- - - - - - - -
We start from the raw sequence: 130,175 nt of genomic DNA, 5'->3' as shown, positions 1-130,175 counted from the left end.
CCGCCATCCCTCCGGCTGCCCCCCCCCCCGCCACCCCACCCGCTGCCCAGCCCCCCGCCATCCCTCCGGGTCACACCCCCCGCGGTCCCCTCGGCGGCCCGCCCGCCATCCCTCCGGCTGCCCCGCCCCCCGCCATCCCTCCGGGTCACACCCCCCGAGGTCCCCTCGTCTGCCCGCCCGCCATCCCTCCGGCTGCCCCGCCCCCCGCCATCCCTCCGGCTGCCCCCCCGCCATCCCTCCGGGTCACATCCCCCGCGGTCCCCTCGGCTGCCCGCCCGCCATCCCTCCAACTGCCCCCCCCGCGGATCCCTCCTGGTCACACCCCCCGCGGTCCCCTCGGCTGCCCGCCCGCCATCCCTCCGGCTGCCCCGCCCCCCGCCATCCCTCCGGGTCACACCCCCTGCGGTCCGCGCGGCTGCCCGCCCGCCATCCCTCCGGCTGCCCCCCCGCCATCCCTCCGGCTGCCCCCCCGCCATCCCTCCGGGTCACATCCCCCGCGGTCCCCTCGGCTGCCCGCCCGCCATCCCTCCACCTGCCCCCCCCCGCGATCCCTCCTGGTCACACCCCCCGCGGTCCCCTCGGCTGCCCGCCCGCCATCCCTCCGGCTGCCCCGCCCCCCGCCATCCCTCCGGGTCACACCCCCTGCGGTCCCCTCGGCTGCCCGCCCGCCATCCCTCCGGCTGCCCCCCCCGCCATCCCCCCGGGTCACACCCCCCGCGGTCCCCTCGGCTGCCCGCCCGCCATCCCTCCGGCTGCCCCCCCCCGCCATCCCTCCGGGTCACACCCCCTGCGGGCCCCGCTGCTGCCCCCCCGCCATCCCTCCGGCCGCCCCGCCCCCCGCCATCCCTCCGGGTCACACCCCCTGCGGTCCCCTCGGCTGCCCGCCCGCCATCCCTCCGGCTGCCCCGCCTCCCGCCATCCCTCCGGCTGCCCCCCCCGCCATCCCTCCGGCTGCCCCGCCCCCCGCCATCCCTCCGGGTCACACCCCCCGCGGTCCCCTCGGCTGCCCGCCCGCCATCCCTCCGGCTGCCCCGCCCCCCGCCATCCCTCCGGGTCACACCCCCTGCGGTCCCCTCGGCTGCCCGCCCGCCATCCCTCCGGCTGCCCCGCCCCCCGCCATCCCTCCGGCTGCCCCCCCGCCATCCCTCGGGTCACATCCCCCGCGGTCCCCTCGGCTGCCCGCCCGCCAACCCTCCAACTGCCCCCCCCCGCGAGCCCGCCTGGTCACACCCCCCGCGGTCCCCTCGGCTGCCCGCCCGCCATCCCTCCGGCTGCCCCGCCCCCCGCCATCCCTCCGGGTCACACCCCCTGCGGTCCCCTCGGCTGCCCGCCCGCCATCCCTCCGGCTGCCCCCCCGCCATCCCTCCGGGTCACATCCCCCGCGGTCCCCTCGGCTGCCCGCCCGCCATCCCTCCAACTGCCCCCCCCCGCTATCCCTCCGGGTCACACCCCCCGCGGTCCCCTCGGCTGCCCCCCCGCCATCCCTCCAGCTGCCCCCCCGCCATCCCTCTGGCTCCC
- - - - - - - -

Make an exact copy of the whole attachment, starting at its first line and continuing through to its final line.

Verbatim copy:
We start from the raw sequence: 130,175 nt of genomic DNA, 5'->3' as shown, positions 1-130,175 counted from the left end.
CCGCCATCCCTCCGGCTGCCCCCCCCCCCGCCACCCCACCCGCTGCCCAGCCCCCCGCCATCCCTCCGGGTCACACCCCCCGCGGTCCCCTCGGCGGCCCGCCCGCCATCCCTCCGGCTGCCCCGCCCCCCGCCATCCCTCCGGGTCACACCCCCCGAGGTCCCCTCGTCTGCCCGCCCGCCATCCCTCCGGCTGCCCCGCCCCCCGCCATCCCTCCGGCTGCCCCCCCGCCATCCCTCCGGGTCACATCCCCCGCGGTCCCCTCGGCTGCCCGCCCGCCATCCCTCCAACTGCCCCCCCCGCGGATCCCTCCTGGTCACACCCCCCGCGGTCCCCTCGGCTGCCCGCCCGCCATCCCTCCGGCTGCCCCGCCCCCCGCCATCCCTCCGGGTCACACCCCCTGCGGTCCGCGCGGCTGCCCGCCCGCCATCCCTCCGGCTGCCCCCCCGCCATCCCTCCGGCTGCCCCCCCGCCATCCCTCCGGGTCACATCCCCCGCGGTCCCCTCGGCTGCCCGCCCGCCATCCCTCCACCTGCCCCCCCCCGCGATCCCTCCTGGTCACACCCCCCGCGGTCCCCTCGGCTGCCCGCCCGCCATCCCTCCGGCTGCCCCGCCCCCCGCCATCCCTCCGGGTCACACCCCCTGCGGTCCCCTCGGCTGCCCGCCCGCCATCCCTCCGGCTGCCCCCCCCGCCATCCCCCCGGGTCACACCCCCCGCGGTCCCCTCGGCTGCCCGCCCGCCATCCCTCCGGCTGCCCCCCCCCGCCATCCCTCCGGGTCACACCCCCTGCGGGCCCCGCTGCTGCCCCCCCGCCATCCCTCCGGCCGCCCCGCCCCCCGCCATCCCTCCGGGTCACACCCCCTGCGGTCCCCTCGGCTGCCCGCCCGCCATCCCTCCGGCTGCCCCGCCTCCCGCCATCCCTCCGGCTGCCCCCCCCGCCATCCCTCCGGCTGCCCCGCCCCCCGCCATCCCTCCGGGTCACACCCCCCGCGGTCCCCTCGGCTGCCCGCCCGCCATCCCTCCGGCTGCCCCGCCCCCCGCCATCCCTCCGGGTCACACCCCCTGCGGTCCCCTCGGCTGCCCGCCCGCCATCCCTCCGGCTGCCCCGCCCCCCGCCATCCCTCCGGCTGCCCCCCCGCCATCCCTCGGGTCACATCCCCCGCGGTCCCCTCGGCTGCCCGCCCGCCAACCCTCCAACTGCCCCCCCCCGCGAGCCCGCCTGGTCACACCCCCCGCGGTCCCCTCGGCTGCCCGCCCGCCATCCCTCCGGCTGCCCCGCCCCCCGCCATCCCTCCGGGTCACACCCCCTGCGGTCCCCTCGGCTGCCCGCCCGCCATCCCTCCGGCTGCCCCCCCGCCATCCCTCCGGGTCACATCCCCCGCGGTCCCCTCGGCTGCCCGCCCGCCATCCCTCCAACTGCCCCCCCCCGCTATCCCTCCGGGTCACACCCCCCGCGGTCCCCTCGGCTGCCCCCCCGCCATCCCTCCAGCTGCCCCCCCGCCATCCCTCTGGCTCCC